This paper published by the World Inequality Database is a quest of emerging ecostate (or green welfare state) in existing literature, and in most recent data. It presents four distinct type of ecostates: unequal, super unequal, balanced and insecure. Focusing on the particular case of Nigeria, it delineate the characteristics of ecostate insecurity and possible ways forward, drawing on ongoing in-house research made in this country. 

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The absence of any literature on ecostate in developing countries led us to infer the emergence of ecostate from available data. Our multivariate analysis suggests four possible types of ecostates – unequal, super-unequal, balanced and insecure ecostates. It further suggests that a high level of environmental performance is compatible with a high level of inequality, something which breaches the hypothesis that inequality reduction comes along environmental protection. Our multivariate analysis also tends to confirm the critical position of emerging economies, most of which are to be found in the “insecure” ecostate group.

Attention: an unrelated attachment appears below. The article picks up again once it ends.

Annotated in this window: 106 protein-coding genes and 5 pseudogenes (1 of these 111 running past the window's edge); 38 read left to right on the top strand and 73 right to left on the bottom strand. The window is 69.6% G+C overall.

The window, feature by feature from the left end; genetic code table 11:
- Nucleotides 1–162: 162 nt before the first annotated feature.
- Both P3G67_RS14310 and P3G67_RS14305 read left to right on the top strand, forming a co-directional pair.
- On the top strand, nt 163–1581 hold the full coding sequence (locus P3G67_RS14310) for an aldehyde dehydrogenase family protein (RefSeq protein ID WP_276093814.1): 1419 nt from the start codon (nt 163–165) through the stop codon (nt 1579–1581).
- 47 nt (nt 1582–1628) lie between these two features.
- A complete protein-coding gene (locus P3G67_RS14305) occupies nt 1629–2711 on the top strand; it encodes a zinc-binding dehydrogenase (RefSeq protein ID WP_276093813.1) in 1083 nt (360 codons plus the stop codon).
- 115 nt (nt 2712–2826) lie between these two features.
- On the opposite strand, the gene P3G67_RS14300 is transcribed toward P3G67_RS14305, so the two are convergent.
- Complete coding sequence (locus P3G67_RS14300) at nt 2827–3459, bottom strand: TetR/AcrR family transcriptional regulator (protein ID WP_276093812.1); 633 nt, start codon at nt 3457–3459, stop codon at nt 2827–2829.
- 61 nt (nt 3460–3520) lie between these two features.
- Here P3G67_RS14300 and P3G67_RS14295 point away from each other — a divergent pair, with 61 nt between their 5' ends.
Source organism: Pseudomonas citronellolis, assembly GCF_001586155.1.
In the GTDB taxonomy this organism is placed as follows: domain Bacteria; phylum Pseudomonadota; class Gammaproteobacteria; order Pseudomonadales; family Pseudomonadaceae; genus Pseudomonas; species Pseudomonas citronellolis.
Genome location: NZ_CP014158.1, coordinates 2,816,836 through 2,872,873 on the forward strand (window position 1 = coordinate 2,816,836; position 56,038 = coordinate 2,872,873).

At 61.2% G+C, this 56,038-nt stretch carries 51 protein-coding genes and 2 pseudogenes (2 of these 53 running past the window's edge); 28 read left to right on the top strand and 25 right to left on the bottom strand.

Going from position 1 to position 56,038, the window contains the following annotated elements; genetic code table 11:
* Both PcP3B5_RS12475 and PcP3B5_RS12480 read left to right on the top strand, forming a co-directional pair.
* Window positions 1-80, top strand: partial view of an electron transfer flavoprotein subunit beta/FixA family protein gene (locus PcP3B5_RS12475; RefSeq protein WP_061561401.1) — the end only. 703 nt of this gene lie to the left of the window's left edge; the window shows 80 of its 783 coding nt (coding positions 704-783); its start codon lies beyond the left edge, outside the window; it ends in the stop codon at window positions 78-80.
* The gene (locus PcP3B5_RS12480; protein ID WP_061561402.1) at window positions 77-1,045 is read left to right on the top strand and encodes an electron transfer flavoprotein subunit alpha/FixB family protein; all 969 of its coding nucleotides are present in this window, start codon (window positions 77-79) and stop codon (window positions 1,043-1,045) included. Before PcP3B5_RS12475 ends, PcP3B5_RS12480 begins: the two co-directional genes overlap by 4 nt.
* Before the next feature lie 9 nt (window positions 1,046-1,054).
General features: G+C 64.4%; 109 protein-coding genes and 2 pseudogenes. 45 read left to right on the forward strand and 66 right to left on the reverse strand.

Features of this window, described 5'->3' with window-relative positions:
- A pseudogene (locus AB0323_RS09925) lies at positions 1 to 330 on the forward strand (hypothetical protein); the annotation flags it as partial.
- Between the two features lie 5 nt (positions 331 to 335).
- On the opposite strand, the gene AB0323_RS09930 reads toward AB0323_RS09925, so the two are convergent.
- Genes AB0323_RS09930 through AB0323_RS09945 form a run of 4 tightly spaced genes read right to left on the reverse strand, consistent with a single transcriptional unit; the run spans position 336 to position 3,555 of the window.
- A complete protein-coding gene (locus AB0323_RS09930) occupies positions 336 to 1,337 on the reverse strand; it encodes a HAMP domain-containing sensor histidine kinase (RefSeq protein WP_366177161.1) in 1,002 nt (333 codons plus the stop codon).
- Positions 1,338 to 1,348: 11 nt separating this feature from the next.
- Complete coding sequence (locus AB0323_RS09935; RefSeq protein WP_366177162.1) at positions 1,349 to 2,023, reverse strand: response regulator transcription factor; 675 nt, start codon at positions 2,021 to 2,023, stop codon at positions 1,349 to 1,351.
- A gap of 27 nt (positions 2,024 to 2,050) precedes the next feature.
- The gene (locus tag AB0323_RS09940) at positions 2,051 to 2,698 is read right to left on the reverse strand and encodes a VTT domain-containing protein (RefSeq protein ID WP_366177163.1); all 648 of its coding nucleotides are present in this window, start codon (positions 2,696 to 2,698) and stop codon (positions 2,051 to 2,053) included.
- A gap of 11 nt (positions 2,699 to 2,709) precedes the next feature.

How do such countries reconcile inequality reduction and environmental protection? Does fossil fuel subsidy removal, which on the paper increases the available funding for welfare-type policies while limiting the consumption of fossil energy, deliver the expected social outcomes? We have hinted at some of these issues in the case of Nigeria. Embracing an ecostate perspective, we have characterized “insecurity” in its particular case, then pinpointed ongoing policy initiatives which could reconcile inequality reduction and environmental protection, and allow Nigeria to escape the insecurity trap.